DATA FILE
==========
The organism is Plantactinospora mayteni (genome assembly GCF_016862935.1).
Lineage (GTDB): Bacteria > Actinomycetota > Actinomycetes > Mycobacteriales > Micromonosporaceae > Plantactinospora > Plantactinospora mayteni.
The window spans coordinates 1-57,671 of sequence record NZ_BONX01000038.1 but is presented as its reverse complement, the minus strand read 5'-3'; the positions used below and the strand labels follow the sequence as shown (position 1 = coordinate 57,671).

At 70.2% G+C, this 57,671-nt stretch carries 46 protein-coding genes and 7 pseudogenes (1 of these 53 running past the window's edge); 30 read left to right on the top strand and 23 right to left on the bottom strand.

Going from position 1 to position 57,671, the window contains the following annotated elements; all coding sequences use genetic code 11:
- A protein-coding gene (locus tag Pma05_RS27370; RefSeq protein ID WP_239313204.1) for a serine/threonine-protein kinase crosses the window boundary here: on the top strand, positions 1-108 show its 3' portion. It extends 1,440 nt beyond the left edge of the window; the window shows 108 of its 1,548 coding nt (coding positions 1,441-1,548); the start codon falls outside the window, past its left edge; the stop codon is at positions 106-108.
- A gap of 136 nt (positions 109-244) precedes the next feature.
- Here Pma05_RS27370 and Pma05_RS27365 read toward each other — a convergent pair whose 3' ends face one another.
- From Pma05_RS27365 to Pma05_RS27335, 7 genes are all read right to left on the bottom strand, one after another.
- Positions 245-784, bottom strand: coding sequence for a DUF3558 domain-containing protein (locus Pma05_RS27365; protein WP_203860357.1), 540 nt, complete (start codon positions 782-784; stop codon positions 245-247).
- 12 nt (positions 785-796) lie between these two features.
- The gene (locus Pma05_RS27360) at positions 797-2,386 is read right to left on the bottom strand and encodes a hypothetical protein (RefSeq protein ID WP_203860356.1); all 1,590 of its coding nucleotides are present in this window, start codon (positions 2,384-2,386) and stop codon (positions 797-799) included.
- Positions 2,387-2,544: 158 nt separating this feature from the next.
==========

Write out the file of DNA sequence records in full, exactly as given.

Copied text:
The organism is Plantactinospora mayteni (genome assembly GCF_016862935.1).
Lineage (GTDB): Bacteria > Actinomycetota > Actinomycetes > Mycobacteriales > Micromonosporaceae > Plantactinospora > Plantactinospora mayteni.
The window spans coordinates 1-57,671 of sequence record NZ_BONX01000038.1 but is presented as its reverse complement, the minus strand read 5'-3'; the positions used below and the strand labels follow the sequence as shown (position 1 = coordinate 57,671).

At 70.2% G+C, this 57,671-nt stretch carries 46 protein-coding genes and 7 pseudogenes (1 of these 53 running past the window's edge); 30 read left to right on the top strand and 23 right to left on the bottom strand.

Going from position 1 to position 57,671, the window contains the following annotated elements; all coding sequences use genetic code 11:
- A protein-coding gene (locus tag Pma05_RS27370; RefSeq protein ID WP_239313204.1) for a serine/threonine-protein kinase crosses the window boundary here: on the top strand, positions 1-108 show its 3' portion. It extends 1,440 nt beyond the left edge of the window; the window shows 108 of its 1,548 coding nt (coding positions 1,441-1,548); the start codon falls outside the window, past its left edge; the stop codon is at positions 106-108.
- A gap of 136 nt (positions 109-244) precedes the next feature.
- Here Pma05_RS27370 and Pma05_RS27365 read toward each other — a convergent pair whose 3' ends face one another.
- From Pma05_RS27365 to Pma05_RS27335, 7 genes are all read right to left on the bottom strand, one after another.
- Positions 245-784, bottom strand: coding sequence for a DUF3558 domain-containing protein (locus Pma05_RS27365; protein WP_203860357.1), 540 nt, complete (start codon positions 782-784; stop codon positions 245-247).
- 12 nt (positions 785-796) lie between these two features.
- The gene (locus Pma05_RS27360) at positions 797-2,386 is read right to left on the bottom strand and encodes a hypothetical protein (RefSeq protein ID WP_203860356.1); all 1,590 of its coding nucleotides are present in this window, start codon (positions 2,384-2,386) and stop codon (positions 797-799) included.
- Positions 2,387-2,544: 158 nt separating this feature from the next.